On a lighter note, How to Be a Lion by Ed Vere is a refreshing take on issue of individuality and being who you are — a perfect lesson to discuss with our preschoolers and early readers.
From NPR’s chapter book and YA picks, I’m intrigued by A Stitch in Time by Daphne Kalmar. The plot involves a 11-year-old orphan named Donut who runs away to live in the woods of 1927 Vermont to avoid moving in with her disagreeable aunt, and it’s a great pick for tweens.
The Benefits of Being an Octopus by Ann Braden is a much-lauded novel, exploring issues like poverty and domestic violence through the eyes of a quirky, funny narrator in a book appropriate for kids 8-12. And I can’t wait to pick up The Faithful Spy: Dietrich Bonhoeffer and the Plot to Kill Hitler by John Hendrix, which is a graphic biography — an emerging category we love, thanks to titles like the March trilogy by Rep John Lewis, Andrew Aydin and Nate Powell). The Faithful Spy tells the fascinating true story of the noted theologian and pastor Deitrich Bonhoeffer’s attempts to take down Hitler and the Third Reich.
Brain Pickings focuses on the loveliest books for kids each year, and we always find the most absolutely gorgeous, thoughtful books here. Most are from indie publishers that you might not see in the huge display that requires a fat marketing budget. But we’ve found these are books we cherish for years.
We definitely encourage you to click through and read all the full reviews here, because the insight offered by Maria Popova — as in, quoting Anaïs Nin and Nietzsche in a kids’ book review — is a worthy use of your own reading time.
For children who love reading, you will want to take a look at A Velocity of Being: Letters to a Young Reader which collects letters to children about why we read, from a fascinating array of people, ranging from Yo-Yo Ma and Jane Goodall to Shonda Rimes and Judy Blume. Lovely original art accompanies the letters for a keepsake collection.
The Italian book The Forest by Riccardo Bozzi and illustrated by Violeta Lopíz and Valerio Vidali communicates the magic of an enormous, ancient forest floor and canopy with beautiful, interactive elements.
Matt de la Peña’s staggering book Love, illustrated by Loren Long, wrecked me this year. It’s complex and difficult but also beautiful and charming and perfectly appropriate for kids of all ages.
One last book to note on the Brain Pickings list is Bold and Brave: Ten Heroes Who Won Women the Right to Vote. I haven’t seen this on any other best books lists of 2018, and it’s such an important work written by New York Senator Kirsten Gillibrand and illustrated by the incomparable Maira Kalman. It’s a must-read.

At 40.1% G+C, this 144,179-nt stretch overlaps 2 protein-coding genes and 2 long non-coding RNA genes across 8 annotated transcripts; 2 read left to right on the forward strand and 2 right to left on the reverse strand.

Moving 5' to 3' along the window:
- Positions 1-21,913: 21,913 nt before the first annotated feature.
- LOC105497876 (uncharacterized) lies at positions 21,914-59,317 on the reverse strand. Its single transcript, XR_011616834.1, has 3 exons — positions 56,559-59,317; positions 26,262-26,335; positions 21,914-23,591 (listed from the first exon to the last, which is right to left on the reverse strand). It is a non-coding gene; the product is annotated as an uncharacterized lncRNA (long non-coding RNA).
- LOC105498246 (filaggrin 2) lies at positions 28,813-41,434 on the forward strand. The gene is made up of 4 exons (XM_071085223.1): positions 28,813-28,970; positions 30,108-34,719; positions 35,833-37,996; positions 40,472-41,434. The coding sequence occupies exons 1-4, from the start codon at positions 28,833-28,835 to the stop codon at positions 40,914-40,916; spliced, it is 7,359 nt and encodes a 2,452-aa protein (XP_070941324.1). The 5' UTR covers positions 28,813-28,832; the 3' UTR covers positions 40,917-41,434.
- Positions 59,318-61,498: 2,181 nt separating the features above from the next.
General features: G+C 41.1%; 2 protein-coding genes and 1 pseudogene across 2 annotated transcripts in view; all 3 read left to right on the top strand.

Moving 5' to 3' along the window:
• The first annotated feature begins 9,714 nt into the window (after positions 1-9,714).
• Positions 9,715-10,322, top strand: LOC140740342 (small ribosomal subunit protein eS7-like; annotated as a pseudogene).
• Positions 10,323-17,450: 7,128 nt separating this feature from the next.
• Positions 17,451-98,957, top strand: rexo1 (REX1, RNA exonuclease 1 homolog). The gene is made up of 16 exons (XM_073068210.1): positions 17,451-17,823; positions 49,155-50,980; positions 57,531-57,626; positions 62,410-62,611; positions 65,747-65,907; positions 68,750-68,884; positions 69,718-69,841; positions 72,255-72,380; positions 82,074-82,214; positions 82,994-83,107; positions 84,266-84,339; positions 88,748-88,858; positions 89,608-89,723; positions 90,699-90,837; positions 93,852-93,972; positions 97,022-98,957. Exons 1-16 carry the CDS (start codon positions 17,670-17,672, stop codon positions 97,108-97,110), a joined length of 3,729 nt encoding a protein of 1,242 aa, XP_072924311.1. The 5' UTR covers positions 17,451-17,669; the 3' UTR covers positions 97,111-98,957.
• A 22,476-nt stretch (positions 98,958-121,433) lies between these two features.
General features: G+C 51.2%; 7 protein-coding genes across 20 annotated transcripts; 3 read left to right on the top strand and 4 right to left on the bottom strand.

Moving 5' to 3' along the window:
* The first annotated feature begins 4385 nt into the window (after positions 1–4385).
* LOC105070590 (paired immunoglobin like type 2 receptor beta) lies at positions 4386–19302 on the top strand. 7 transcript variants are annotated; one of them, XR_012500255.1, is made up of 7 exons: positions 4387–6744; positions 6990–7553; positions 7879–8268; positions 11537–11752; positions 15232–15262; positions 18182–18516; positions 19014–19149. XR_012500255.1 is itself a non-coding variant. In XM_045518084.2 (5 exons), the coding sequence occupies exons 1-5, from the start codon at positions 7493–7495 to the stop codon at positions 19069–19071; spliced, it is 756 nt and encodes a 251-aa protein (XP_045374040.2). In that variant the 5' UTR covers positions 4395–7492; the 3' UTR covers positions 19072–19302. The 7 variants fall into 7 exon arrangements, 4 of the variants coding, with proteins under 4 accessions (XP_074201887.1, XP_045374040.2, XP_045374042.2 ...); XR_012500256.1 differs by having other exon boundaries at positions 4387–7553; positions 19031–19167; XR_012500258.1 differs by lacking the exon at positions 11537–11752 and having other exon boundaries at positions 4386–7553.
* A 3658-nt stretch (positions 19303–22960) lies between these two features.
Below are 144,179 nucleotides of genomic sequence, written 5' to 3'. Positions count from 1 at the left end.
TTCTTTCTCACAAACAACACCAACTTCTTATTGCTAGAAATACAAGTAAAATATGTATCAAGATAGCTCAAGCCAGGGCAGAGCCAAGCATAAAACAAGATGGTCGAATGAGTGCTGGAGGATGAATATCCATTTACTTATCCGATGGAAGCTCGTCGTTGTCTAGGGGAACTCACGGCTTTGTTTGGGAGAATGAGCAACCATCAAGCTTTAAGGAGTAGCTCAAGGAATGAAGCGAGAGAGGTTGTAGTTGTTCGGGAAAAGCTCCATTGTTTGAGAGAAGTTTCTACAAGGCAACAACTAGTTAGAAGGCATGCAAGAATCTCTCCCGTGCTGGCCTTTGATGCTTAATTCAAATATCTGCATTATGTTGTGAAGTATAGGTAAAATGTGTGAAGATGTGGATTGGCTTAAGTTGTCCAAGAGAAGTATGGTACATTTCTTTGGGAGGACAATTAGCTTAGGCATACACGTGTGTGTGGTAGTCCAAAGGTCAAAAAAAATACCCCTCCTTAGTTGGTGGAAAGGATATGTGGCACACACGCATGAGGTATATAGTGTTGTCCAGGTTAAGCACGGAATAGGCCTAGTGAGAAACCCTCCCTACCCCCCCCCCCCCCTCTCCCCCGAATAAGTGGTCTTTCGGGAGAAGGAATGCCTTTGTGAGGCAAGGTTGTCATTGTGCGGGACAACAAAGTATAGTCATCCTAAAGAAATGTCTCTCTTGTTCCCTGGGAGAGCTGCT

Brightly: Best Children’s and YA Books of 2018
We’ve recommended the website Brightly since its launch because we love their very specific book lists for kids that help even non-readers find books they’ll love. This year they’ve published the best YA Science Fiction and Fantasy books of 2018, the most exciting YA books of 2018, 20 of the most buzzed-about middle grade books of 2018, and 20 must-read picture books of 2018.
Some of these books have appeared on the critically acclaimed lists, but others are more accessible to your kids who may not be devouring literary fiction at the moment. Try this list; we think you’ll find something your kids will love here.
The Children’s Literature & Reading Special Interest Group:
Notable 2018 Children’s Books for a Global Society
I have to mention how thrilled we all are to see so many diverse voices, perspectives, and backgrounds represented in these lists, and it seems to be growing ever year. But we’d also like to note that for a long time, we’ve directed readers and friends to the Children’s Literature and Reading Special Interest Group (CL/R SIG), which has been curating the most compellingly diverse, inclusive, accurate, and in-depth books in their annual Notable Books for a Global Society list for years. It’s clear that their influence is reaching across the book world more and more, so it’s worth a stop at their own list of the Notable Books for a Global Society – 2018 List of Winners (PDF).
You’ll find books published in 2017 already mentioned above, like Out of Wonder, Piecing Me Together, and Lucky Broken Girl, as well as top picks from our own writers, like Dave Eggers’s Her Right Foot, a wonderful look at the construction of the Statue of Liberty and its meaning today.
But because this list includes titles for kids in grades K-12, all curated using impressive and very specific criteria by the way, there’s a lot that’s new to us — and maybe to you too. Take a look, and no doubt you and your family will find some new favorites.